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\title{Right CP-Invariant Cones of Superoperators}
\author[Nathaniel Johnston]{Nathaniel Johnston \\\medskip based on joint work with\\ D.~W. Kribs, V.~I. Paulsen, R. Pereira, and E. St\o rmer}
\institute{MAO 2012, Harbin, China}
\date{July 14, 2012}
\begin{document}
% Title Page and Outline
\frame{\titlepage}
%%%%%%%%%%%%%%%%%%%%%%%%%%%%%%%%%%%%%%%%
\section{Introduction and Definitions}
%%%%%%%%%%%%%%%%%%%%%%%%%%%%%%%%%%%%%%%%
%%%%%%%%%%%%%%%%%%%%%%%%%%%%%%%%%%%%%%%%
\subsection{Choi Matrices}
%%%%%%%%%%%%%%%%%%%%%%%%%%%%%%%%%%%%%%%%
\frame{
\frametitle{Choi Matrices}
We will be mostly concerned with the space of $n \times n$ complex matrices $M_n$ and the space of linear maps on $M_n$: $\cl{L}(M_n)$.\bigskip
\uncover<2->{
Given a linear map $\Phi \in \cl{L}(M_n)$, its \emph{Choi matrix} is defined by
\begin{align*}
C_\Phi := \sum_{ij=1}^n E_{ij} \otimes \Phi(E_{ij}),
\end{align*}
where $\{E_{ij}\}$ is the family of standard matrix units in $M_n$.\bigskip
}
\uncover<3->{
Given a set $\cl{K} \subseteq \cl{L}(M_n)$, we define
\begin{align*}
C_{\cl{K}} := \big\{ C_{\Phi} : \Phi \in \cl{K} \big\}.
\end{align*}
}
}
%%%%%%%%%%%%%%%%%%%%%%%%%%%%%%%%%%%%%%%%
\subsection{Cones}
%%%%%%%%%%%%%%%%%%%%%%%%%%%%%%%%%%%%%%%%
\frame{
\frametitle{What are Cones?}
A \emph{cone} $K \subset M_n$ is a set of Hermitian operators such that $\lambda K = K$ for all $\lambda \geq 0$.\bigskip
\uncover<2->{
Similarly, a set $\cl{K} \subset \mathcal{L}(M_n)$ is a \emph{cone} if $C_\cl{K}$ is a cone.\bigskip
}
\uncover<3->{
Equivalently, $\cl{K} \subset \mathcal{L}(M_n)$ is a cone if it is a set of Hermiticity-preserving maps (i.e., maps $\Phi$ such that $\Phi(X)^\dagger = \Phi(X)$ whenever $X^\dagger = X$) with the property that $\lambda \cl{K} = \cl{K}$ for all $\lambda \geq 0$.
}
}
%%%%%%%%%%%%%%%%%%%%%%%%%%%%%%%%%%%%%%%%
\subsection{Positive and Completely Positive Maps}
%%%%%%%%%%%%%%%%%%%%%%%%%%%%%%%%%%%%%%%%
\frame{
\frametitle{Positive Maps}
A map $\Phi$ on $M_n$ is called \emph{positive} if $\Phi(X) \in M_n^+$ whenever $X \in M_n^+$.\medskip
\begin{itemize}
\uncover<2->{
\item Positive maps play an important role in quantum information theory (particularly in entanglement theory).\medskip
}
\uncover<3->{
\item We denote the set of positive maps by $\cl{P}$.\medskip
}
\uncover<4->{
\item $\cl{P}$ is a convex cone.
}
\end{itemize}
}
\frame{
\frametitle{Completely Positive Maps}
If $id_m \otimes \Phi$ is positive for all $m \geq 1$, then $\Phi$ is called \emph{completely positive} (CP).\medskip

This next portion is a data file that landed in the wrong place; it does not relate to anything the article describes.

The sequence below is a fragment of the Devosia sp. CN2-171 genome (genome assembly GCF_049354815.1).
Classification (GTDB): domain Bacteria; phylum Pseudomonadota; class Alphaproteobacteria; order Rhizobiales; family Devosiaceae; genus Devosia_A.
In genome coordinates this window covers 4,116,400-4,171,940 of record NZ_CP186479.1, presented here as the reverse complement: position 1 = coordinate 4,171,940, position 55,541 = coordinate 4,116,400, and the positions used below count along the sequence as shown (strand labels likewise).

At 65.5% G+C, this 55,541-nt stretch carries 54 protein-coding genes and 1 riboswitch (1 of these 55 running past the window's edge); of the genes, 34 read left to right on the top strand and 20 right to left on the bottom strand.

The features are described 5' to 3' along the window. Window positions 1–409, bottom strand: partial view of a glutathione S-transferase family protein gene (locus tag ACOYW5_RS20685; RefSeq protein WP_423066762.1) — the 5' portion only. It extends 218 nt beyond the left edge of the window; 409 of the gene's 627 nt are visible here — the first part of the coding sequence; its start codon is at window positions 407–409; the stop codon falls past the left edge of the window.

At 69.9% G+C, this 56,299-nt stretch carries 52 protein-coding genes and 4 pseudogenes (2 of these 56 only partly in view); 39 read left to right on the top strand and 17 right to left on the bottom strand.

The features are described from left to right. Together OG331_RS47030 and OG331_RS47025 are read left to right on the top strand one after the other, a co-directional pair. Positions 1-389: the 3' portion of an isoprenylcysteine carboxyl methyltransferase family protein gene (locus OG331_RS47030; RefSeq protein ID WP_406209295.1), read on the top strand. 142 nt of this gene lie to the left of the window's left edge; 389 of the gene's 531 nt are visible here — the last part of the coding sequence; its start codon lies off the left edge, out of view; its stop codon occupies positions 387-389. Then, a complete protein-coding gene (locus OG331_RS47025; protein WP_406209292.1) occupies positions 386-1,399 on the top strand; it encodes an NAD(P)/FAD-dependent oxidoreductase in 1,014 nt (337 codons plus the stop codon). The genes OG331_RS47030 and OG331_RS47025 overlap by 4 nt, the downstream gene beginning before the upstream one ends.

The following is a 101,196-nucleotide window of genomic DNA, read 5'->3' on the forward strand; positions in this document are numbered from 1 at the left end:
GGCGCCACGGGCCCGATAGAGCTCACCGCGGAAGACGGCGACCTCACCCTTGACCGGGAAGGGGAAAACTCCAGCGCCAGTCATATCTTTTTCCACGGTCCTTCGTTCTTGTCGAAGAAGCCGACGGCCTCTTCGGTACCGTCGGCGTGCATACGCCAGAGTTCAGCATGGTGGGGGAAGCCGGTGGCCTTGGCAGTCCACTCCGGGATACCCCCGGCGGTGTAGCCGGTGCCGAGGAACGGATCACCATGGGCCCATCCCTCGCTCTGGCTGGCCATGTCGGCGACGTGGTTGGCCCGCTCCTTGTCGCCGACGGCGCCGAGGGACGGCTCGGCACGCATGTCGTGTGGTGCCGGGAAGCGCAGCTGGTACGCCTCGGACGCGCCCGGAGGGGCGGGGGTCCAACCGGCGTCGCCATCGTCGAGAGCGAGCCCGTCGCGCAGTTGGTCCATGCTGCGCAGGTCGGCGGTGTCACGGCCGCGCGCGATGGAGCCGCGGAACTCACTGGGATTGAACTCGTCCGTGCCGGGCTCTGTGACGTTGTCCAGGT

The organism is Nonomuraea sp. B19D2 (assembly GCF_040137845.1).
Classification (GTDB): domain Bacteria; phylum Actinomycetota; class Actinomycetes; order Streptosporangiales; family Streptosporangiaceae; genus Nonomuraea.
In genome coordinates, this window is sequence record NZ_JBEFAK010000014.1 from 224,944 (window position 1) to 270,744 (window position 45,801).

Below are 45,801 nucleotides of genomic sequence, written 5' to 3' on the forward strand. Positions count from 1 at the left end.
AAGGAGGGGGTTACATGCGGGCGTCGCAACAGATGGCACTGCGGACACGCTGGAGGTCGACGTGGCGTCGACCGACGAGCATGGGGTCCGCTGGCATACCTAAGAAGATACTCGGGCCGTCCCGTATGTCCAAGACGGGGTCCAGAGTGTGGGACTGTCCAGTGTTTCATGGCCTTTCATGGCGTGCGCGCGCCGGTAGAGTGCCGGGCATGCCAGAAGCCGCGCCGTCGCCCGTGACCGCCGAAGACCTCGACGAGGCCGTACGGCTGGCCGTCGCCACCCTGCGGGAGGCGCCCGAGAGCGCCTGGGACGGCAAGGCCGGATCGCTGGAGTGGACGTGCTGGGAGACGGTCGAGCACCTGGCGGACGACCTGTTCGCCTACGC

\begin{itemize}
\uncover<2->{
\item A well-known result of Choi (1975) says that $\Phi$ is CP $\Leftrightarrow$ $C_\Phi \in (M_n \otimes M_n)^+$ $\Leftrightarrow$ there exist operators $\{A_i\}$ such that
\begin{align*}
\Phi(X) = \sum_i A_i X A_i^*.
\end{align*}\vspace*{-0.1in}
}
\uncover<3->{
\item We denote the set of completely positive maps by $\cl{CP}$.\medskip
}
\uncover<4->{
\item $\cl{CP}$ is a convex cone.
}
\end{itemize}
}
\frame{
\frametitle{Superpositive Maps}
If $\Phi$ can be written in the form\medskip
\begin{align*}
\Phi(X) = \sum_i A_i X A_i^*
\end{align*}
with ${\rm rank}(A_i) = 1$ for all $i$, then $\Phi$ is called \emph{superpositive}.\medskip
\begin{itemize}
\uncover<2->{
\item We denote the set of superpositive maps by $\cl{S}$.\medskip
}
\uncover<3->{
\item $\cl{S}$ is a convex cone.
}
\end{itemize}
}
%%%%%%%%%%%%%%%%%%%%%%%%%%%%%%%%%%%%%%%%
\subsection{Operator Systems}
%%%%%%%%%%%%%%%%%%%%%%%%%%%%%%%%%%%%%%%%
\frame{
\frametitle{What is an Operator System?}
An (abstract) \emph{operator system on $M_n$} is a family of convex cones $K_m \subseteq M_m \otimes M_n$ (one cone for each $m \geq 1$) that satisfy two properties:\medskip
\begin{enumerate}[1.]
\uncover<2->{
\item $K_1 = M_n^{+}$, the cone of positive-semidefinite operators in $M_n$; and\medskip
}
\uncover<3->{
\item for each $m_1,m_2 \geq 1$ and $A \in M_{m_1,m_2}$ we have $(A \otimes I)K_{m_1}(A^* \otimes I) \subseteq K_{m_2}$.\medskip
}
\end{enumerate}
\uncover<4->{
Intuitively, these restrictions say that each cone $K_m$ is somehow ``like'' the cone of positive semidefinite operators.
}
}
\frame{
\frametitle{Examples of Operator Systems on $M_n$}
The most natural operator system on $M_n$ is the one that arises by making the association $M_m \otimes M_n \cong M_{mn}$ in the natural way and letting $K_m = M_{mn}^+$; the cone of positive semidefinite operators. \textcolor{red}{Keep this ``na\"{i}ve'' operator system in mind!}\medskip